Battle of Loos Commemoration Dinner with the London Regiment

Saturday 7th October 2017

The London Regiment, Camberwell

Our Company has had a long association with the London Irish Rifles Company (D Company). An annual dinner is held to commemorate the London Irish Rifles Company's most famous battle honour at the Battle of Loos in 1915.

On 25th September 1915, the London Irish led their Division into action, and where Rifleman Frank Edwards and his comrades dribbled a football across No Man's Land before kicking it into the Germans' trench with a joyous shout of "goal". The battalion was able to lead its Division to overcome two lines of German trenches into the village of Loos, before withholding a massive enemy counterattack. During the battle, 5 officers and 66 other ranks were killed, and 4 officers and 144 other ranks wounded. 27 other ranks were also reported as being missing. The Battle of Loos was an attempt to break the deadlock of trench warfare and was the first major push by the British and French forces. There was appalling loss of life, casualties for little strategic or territorial reward. It was also the first use of gas in an offensive but its use did more harm to our own forces than the enemy.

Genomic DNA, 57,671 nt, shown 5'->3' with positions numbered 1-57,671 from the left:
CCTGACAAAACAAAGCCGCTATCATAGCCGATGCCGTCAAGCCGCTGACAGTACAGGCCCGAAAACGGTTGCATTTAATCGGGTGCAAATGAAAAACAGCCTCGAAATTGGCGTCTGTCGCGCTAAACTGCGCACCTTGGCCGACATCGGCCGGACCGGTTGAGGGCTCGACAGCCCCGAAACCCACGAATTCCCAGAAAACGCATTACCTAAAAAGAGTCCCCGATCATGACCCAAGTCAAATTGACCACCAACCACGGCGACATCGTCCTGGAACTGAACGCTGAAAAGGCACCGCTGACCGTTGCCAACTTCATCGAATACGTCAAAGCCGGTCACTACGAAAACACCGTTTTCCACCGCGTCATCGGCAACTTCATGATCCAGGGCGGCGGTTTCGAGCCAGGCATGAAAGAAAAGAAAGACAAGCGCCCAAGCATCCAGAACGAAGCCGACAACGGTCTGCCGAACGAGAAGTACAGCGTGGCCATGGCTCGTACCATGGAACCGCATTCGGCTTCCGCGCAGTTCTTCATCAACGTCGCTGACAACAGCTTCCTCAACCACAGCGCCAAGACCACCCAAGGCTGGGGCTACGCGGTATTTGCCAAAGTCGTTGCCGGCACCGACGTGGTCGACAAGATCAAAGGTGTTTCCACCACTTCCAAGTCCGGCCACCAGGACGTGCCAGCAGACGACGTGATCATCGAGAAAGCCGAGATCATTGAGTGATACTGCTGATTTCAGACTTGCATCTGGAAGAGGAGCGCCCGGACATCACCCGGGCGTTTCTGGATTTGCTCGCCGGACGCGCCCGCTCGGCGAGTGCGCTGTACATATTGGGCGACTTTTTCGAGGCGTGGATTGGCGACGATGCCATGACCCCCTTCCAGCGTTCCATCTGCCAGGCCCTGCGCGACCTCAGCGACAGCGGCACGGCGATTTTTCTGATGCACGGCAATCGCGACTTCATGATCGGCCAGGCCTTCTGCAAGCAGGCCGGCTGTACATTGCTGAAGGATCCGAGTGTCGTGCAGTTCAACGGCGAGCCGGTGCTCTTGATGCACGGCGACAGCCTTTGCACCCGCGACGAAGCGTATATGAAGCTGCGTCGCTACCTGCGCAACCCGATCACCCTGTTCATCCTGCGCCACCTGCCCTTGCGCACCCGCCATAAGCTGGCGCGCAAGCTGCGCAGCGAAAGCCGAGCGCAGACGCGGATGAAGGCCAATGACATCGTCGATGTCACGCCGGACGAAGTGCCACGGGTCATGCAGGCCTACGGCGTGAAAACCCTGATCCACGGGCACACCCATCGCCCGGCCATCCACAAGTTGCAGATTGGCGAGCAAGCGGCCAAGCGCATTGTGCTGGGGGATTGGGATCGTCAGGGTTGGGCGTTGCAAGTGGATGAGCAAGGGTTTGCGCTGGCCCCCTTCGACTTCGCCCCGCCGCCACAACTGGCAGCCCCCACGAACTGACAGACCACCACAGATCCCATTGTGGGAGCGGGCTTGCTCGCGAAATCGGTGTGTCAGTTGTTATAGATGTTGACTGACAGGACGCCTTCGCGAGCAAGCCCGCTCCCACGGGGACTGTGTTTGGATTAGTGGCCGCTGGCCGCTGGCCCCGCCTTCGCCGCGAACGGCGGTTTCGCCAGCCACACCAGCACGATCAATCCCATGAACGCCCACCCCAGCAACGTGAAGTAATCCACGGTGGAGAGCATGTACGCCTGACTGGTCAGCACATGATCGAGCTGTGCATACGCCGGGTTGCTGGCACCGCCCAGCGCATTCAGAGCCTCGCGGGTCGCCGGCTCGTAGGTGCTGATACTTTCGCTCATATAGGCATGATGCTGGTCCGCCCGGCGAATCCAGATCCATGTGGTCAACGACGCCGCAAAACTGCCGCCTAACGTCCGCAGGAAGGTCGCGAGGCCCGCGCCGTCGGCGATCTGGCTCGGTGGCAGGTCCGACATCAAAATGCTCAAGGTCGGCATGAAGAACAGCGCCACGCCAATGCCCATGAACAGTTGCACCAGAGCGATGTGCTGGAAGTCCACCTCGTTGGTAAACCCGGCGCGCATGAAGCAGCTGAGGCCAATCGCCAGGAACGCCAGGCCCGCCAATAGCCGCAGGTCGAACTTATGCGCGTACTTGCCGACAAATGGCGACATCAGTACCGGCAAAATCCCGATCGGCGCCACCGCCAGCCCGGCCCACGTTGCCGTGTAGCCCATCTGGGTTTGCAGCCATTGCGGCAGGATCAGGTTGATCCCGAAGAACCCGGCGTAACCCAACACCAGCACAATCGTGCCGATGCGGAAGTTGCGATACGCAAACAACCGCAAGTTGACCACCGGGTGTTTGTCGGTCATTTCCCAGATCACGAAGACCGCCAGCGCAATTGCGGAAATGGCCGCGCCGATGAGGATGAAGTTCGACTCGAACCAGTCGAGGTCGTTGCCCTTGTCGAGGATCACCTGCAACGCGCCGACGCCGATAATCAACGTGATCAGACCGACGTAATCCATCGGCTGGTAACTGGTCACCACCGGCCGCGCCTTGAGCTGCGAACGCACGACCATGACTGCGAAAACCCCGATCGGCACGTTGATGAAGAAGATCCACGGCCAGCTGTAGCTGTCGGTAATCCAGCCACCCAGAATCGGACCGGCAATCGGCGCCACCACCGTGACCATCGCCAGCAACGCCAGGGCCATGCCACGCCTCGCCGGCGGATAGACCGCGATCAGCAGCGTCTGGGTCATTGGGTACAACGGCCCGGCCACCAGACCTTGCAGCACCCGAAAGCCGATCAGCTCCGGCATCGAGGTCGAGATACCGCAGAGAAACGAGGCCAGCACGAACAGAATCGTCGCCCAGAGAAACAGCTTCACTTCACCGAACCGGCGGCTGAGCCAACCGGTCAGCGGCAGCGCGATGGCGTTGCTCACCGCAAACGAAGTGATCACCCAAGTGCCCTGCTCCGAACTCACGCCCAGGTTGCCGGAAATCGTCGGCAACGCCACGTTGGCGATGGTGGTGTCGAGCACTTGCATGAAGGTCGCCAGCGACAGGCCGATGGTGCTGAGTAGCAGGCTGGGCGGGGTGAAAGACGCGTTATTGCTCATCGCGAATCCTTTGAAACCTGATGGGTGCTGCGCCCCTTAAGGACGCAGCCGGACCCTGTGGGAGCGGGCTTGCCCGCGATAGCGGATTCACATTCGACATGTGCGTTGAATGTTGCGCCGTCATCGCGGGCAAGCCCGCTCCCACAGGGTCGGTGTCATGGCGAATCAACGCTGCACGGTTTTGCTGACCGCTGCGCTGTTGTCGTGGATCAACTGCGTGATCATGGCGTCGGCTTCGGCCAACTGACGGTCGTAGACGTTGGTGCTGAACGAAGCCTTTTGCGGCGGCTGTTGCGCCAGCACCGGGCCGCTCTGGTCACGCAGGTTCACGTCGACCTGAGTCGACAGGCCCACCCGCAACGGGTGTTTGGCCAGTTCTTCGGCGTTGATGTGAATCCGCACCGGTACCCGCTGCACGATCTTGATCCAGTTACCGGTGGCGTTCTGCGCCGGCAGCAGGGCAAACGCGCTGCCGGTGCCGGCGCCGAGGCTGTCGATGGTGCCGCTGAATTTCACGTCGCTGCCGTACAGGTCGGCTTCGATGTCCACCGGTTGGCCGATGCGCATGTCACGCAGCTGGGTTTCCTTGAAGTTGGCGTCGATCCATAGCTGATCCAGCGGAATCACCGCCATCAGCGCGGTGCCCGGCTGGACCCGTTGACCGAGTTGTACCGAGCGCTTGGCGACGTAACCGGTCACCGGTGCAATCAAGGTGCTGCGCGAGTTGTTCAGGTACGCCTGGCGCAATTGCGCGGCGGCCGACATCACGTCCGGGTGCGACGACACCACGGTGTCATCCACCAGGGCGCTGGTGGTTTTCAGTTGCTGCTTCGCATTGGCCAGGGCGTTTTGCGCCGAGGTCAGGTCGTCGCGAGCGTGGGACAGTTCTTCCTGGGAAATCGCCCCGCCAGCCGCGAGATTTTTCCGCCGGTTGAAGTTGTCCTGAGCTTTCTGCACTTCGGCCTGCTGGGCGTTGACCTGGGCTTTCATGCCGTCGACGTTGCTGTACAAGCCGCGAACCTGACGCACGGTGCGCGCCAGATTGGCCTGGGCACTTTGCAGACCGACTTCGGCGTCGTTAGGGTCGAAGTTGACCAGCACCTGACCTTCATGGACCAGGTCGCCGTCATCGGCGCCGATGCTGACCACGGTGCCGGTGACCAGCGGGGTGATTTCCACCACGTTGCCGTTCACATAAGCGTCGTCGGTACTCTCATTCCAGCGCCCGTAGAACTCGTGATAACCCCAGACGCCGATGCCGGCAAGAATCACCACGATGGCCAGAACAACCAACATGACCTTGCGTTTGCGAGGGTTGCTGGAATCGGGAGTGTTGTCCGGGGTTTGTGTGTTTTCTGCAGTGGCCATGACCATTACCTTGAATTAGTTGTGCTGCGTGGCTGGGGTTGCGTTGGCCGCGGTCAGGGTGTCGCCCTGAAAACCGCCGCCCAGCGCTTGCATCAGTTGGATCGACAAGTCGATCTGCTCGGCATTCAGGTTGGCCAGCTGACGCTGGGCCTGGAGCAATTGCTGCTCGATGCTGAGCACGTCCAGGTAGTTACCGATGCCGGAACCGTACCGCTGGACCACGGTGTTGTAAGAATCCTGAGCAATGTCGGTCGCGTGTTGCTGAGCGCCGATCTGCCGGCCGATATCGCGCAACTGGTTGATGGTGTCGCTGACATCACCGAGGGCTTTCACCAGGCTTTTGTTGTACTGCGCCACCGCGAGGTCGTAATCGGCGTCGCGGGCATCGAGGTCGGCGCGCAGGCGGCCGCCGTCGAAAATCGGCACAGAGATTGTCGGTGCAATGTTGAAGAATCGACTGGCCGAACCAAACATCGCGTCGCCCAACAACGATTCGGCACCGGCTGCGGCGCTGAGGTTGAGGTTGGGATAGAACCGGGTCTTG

In the bar at Camberwell you can raise a glass to the actual leather football that was retrieved from the German trench.

I had the pleasure of sitting next to the Mayor of Lambeth and her consort and we covered a wide range of topics that had emerged from the Conservative party's conference earlier in the week. We enjoyed the pipers and drummers and the speeches that recalled battle honours of the past and the uncertainties of future reorganisations. Major Bob Brown was the perfect host. On the table in front of the Mistress, Learned Clerk and me was the famous Sirrah Trophy. I had to take a quick picture of the trophy.